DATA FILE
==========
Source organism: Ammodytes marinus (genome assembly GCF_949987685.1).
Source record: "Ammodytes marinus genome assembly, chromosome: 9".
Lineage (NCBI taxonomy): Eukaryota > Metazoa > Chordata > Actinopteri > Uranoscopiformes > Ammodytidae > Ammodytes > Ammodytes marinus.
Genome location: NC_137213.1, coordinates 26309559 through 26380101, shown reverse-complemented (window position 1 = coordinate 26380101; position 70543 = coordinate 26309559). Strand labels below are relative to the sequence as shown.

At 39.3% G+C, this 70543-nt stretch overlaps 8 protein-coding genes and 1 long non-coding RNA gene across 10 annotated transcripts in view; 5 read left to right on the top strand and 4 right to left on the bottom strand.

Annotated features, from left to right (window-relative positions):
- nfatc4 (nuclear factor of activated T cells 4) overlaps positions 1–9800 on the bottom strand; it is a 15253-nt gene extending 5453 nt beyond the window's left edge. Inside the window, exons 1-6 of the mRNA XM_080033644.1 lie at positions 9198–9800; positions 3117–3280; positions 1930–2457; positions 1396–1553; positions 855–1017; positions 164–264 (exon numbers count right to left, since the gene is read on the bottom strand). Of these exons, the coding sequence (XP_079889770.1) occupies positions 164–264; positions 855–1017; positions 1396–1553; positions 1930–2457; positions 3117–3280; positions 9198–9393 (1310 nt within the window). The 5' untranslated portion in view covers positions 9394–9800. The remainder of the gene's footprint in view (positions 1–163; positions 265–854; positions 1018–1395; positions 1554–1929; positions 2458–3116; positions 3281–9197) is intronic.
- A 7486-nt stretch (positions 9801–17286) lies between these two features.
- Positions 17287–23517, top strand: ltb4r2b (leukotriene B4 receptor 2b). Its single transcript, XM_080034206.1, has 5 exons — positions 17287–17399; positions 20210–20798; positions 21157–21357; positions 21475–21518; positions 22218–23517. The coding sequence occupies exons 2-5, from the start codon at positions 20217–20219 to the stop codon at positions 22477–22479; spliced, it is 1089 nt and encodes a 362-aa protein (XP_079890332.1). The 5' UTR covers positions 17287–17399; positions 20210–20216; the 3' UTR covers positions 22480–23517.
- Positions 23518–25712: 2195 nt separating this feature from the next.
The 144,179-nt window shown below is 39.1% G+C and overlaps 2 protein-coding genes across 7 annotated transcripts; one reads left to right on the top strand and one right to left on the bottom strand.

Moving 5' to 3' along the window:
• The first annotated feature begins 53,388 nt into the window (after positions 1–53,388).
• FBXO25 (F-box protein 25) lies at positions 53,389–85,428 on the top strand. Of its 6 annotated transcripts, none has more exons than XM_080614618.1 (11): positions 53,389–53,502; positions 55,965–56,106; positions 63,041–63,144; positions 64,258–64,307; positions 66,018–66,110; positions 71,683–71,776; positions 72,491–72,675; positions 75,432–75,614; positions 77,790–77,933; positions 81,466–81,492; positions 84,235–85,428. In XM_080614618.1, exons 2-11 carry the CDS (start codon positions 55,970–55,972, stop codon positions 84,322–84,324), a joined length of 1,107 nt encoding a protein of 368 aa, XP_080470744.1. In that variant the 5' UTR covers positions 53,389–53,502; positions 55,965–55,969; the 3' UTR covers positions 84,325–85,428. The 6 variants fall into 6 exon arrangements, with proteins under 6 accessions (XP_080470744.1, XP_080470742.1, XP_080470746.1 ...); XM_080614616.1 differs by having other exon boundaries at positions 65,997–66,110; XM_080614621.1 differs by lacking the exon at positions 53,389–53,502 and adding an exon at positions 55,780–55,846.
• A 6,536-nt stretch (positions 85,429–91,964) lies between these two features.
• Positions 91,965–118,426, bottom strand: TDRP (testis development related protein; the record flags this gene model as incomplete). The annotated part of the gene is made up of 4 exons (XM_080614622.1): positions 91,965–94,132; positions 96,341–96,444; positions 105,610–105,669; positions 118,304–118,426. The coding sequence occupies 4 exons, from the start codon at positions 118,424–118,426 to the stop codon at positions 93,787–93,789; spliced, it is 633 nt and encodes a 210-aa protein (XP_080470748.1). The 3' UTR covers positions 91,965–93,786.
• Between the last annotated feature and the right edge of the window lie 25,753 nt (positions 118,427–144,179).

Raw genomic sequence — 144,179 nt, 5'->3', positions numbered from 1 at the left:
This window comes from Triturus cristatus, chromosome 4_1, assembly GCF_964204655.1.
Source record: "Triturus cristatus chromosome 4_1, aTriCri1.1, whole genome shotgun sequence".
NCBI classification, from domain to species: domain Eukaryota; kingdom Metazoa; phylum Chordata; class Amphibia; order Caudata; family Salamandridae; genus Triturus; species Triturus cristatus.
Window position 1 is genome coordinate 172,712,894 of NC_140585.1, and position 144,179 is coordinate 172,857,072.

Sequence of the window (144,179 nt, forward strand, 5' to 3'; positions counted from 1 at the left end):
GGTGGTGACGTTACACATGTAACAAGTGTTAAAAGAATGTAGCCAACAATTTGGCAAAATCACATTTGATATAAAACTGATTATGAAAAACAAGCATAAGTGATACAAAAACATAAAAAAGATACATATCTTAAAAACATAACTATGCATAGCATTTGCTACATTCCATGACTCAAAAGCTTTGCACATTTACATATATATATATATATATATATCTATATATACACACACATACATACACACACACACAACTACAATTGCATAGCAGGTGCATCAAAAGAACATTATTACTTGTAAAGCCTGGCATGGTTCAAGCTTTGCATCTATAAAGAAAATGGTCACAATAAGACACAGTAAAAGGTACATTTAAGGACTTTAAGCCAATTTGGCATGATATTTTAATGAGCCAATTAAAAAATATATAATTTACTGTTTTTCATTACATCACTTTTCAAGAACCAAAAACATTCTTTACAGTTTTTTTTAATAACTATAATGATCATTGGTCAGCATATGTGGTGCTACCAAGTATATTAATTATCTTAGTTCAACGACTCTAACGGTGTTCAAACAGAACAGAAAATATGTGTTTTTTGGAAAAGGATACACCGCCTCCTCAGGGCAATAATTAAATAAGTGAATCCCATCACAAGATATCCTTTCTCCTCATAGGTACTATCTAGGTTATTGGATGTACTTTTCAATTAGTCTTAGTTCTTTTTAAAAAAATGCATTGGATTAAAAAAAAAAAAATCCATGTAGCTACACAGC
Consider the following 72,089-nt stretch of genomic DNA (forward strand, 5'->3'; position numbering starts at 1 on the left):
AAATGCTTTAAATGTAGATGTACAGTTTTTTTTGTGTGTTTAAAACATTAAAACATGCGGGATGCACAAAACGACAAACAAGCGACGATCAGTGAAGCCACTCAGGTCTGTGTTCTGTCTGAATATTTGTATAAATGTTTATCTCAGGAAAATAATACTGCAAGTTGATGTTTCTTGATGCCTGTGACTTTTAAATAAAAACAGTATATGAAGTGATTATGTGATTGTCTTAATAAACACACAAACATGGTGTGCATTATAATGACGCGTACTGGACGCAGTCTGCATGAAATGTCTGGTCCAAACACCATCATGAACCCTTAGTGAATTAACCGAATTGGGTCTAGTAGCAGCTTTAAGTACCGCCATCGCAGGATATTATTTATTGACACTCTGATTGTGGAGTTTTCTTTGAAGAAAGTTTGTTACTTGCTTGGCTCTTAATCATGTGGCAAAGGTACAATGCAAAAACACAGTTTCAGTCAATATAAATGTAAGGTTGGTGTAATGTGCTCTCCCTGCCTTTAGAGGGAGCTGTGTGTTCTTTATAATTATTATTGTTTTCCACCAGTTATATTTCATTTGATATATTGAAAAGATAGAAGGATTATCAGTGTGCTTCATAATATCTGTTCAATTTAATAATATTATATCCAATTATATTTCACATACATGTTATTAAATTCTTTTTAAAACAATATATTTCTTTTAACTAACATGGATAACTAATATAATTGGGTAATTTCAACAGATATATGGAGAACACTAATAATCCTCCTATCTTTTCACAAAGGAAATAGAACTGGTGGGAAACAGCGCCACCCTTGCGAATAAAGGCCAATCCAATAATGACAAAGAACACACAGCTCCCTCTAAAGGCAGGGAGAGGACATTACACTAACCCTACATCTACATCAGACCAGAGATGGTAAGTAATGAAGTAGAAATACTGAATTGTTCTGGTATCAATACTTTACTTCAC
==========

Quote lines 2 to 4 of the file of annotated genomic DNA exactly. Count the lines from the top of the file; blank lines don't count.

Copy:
Source record: "Ammodytes marinus genome assembly, chromosome: 9".
Lineage (NCBI taxonomy): Eukaryota > Metazoa > Chordata > Actinopteri > Uranoscopiformes > Ammodytidae > Ammodytes > Ammodytes marinus.
Genome location: NC_137213.1, coordinates 26309559 through 26380101, shown reverse-complemented (window position 1 = coordinate 26380101; position 70543 = coordinate 26309559). Strand labels below are relative to the sequence as shown.